Category Archives: Post War

196. Deaths after the Armistice

As indicated in the last post, this post covers the deaths of 2 local men after the Armistice. The names of both men are recorded on the Shire of Alberton Roll of Honor. Additionally, both deaths are acknowledged on the Alberton Shire Soldiers’ Memorial in the main street of Yarram.

PERKINS Harold Claude Albert 13881
4 Aust Div MechTransport Coy                 Died of illness 26/2/19

Harold Perkins was born in North Carlton in 1892 and attended school at St Peter’s Church of England, Eastern Hill in Melbourne. When his mother completed the information for the (National) Roll of Honour, she identified North Carlton as the area with which he was ‘chiefly connected’. She also gave his ‘calling’ on the same form as ‘wood carver’ and his attestation papers record that he had completed a five-year apprenticeship with James Roberts & Sons, Collingwood.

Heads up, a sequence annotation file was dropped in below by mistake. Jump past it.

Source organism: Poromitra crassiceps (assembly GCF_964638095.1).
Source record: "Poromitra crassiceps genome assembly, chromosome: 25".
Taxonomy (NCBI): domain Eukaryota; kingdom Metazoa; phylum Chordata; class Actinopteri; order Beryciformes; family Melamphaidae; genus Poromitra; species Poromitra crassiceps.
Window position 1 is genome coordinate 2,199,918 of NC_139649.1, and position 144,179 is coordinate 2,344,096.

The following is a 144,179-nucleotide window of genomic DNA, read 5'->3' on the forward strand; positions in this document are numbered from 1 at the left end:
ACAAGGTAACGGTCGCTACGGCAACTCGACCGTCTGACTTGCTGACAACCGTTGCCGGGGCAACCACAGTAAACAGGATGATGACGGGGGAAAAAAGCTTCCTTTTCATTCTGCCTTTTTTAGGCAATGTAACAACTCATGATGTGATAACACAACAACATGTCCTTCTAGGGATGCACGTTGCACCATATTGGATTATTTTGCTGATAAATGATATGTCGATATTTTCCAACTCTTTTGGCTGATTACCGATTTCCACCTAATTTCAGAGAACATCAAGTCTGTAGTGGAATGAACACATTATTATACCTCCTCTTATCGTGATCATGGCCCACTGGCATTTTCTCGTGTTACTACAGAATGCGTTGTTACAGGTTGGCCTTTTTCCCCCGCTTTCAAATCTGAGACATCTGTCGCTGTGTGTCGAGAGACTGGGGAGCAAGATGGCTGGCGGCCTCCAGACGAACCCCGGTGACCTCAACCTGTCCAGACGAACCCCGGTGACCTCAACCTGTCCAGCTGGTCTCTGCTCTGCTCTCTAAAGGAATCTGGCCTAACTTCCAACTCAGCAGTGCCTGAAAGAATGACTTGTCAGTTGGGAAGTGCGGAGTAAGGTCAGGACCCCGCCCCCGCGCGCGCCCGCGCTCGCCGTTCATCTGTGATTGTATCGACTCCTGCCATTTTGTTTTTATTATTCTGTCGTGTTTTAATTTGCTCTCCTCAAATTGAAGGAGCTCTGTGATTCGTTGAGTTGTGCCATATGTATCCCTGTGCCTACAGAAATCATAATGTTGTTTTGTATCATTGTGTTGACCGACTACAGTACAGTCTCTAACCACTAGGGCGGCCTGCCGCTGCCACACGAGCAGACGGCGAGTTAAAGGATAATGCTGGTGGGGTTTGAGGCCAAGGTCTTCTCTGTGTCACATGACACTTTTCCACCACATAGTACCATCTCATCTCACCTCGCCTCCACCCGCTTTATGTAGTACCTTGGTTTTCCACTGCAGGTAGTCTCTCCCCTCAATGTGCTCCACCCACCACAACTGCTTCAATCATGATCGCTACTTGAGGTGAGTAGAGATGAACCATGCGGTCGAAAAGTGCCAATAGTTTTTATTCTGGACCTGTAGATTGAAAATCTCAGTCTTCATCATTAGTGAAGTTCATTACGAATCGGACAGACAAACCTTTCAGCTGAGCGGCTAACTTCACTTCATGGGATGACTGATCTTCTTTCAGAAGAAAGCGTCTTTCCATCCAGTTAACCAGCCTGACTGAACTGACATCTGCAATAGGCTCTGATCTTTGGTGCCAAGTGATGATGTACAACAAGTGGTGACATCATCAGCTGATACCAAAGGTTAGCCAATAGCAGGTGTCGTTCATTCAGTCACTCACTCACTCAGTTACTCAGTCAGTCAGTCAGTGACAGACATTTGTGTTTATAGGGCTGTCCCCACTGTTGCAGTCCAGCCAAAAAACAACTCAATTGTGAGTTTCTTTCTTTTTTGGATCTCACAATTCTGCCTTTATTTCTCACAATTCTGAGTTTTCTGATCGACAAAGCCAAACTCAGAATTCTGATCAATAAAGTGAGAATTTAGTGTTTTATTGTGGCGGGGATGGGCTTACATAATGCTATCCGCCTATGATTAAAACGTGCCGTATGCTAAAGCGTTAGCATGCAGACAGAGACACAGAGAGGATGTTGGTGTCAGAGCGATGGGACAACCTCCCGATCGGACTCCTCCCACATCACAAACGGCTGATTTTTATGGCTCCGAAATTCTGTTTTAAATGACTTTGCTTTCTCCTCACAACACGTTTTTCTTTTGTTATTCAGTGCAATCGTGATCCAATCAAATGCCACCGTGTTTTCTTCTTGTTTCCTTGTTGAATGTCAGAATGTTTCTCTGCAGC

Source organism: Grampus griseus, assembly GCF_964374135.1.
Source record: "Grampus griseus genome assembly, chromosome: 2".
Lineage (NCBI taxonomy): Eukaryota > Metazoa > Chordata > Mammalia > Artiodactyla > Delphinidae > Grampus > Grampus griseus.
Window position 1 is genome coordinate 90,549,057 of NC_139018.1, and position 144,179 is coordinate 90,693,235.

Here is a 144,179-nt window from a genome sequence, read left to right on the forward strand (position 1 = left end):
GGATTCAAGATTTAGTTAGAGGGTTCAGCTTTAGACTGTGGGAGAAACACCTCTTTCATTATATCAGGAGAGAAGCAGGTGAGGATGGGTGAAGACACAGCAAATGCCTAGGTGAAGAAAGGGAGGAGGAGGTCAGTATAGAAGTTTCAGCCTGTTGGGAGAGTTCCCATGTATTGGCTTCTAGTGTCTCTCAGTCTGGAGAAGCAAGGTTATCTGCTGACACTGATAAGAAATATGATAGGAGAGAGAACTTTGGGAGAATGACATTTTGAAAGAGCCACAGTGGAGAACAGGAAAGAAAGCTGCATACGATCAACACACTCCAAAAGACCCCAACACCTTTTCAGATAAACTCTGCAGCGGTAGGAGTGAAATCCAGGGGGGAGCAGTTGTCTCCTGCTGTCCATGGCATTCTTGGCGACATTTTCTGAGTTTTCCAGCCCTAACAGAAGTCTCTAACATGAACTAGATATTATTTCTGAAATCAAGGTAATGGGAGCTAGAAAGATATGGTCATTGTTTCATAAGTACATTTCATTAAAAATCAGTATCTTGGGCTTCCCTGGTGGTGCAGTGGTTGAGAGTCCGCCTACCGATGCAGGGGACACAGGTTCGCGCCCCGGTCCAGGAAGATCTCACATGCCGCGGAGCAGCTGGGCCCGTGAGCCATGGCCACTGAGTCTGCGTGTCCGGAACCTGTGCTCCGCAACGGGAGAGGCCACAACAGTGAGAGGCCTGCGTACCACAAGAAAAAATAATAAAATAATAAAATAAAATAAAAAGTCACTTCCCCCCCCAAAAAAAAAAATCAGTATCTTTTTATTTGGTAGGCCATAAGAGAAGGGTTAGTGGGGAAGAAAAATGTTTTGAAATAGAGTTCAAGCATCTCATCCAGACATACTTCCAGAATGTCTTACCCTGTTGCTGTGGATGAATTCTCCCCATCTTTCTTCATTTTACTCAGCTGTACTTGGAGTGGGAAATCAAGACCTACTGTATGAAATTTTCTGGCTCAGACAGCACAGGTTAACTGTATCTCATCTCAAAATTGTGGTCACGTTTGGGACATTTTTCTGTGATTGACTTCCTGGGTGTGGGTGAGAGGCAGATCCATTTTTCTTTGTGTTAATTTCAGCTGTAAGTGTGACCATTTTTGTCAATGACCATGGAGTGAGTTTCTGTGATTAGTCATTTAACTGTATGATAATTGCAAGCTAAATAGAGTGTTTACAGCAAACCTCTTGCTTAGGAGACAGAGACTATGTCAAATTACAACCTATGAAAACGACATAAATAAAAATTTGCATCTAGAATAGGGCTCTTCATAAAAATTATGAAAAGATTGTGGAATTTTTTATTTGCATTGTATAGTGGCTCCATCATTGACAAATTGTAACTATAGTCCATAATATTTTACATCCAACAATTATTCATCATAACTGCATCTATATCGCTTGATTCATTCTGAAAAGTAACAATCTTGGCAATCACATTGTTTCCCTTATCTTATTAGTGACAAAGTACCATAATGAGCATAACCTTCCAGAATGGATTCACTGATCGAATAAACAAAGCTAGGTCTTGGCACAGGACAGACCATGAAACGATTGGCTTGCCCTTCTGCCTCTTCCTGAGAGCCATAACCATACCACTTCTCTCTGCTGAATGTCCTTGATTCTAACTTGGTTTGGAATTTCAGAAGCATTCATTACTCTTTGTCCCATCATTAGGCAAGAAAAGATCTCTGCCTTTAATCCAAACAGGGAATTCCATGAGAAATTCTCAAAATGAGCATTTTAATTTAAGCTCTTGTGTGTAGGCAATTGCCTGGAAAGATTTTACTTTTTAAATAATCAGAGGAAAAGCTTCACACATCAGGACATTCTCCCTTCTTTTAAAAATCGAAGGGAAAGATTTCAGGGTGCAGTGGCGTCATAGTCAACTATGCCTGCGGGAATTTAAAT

It is not clear at what point he moved to Yarram but by the time he enlisted he was certainly well-known in the local area. His name appears in the 1915 Electoral Roll – Harold Claude Perkins, furniture salesman, Yarram – and there were references in the Gippsland Standard and Alberton Shire Representative  (15/9/15 and 17/5/16 ) which indicate he was conducting furniture sales from an address in Commercial Street, Yarram. The second reference acknowledged that he had recently enlisted and that he needed to sell his furniture stock. The paper called on the locals to support him by buying his stock at sale prices.

He had his initial medical with Dr Crooks in Yarram and was issued with railway warrant number 337 dated 6/5/16. On the list of railway warrants issued, the Shire Secretary added, some time after the War, the single note ‘died’ next to his name.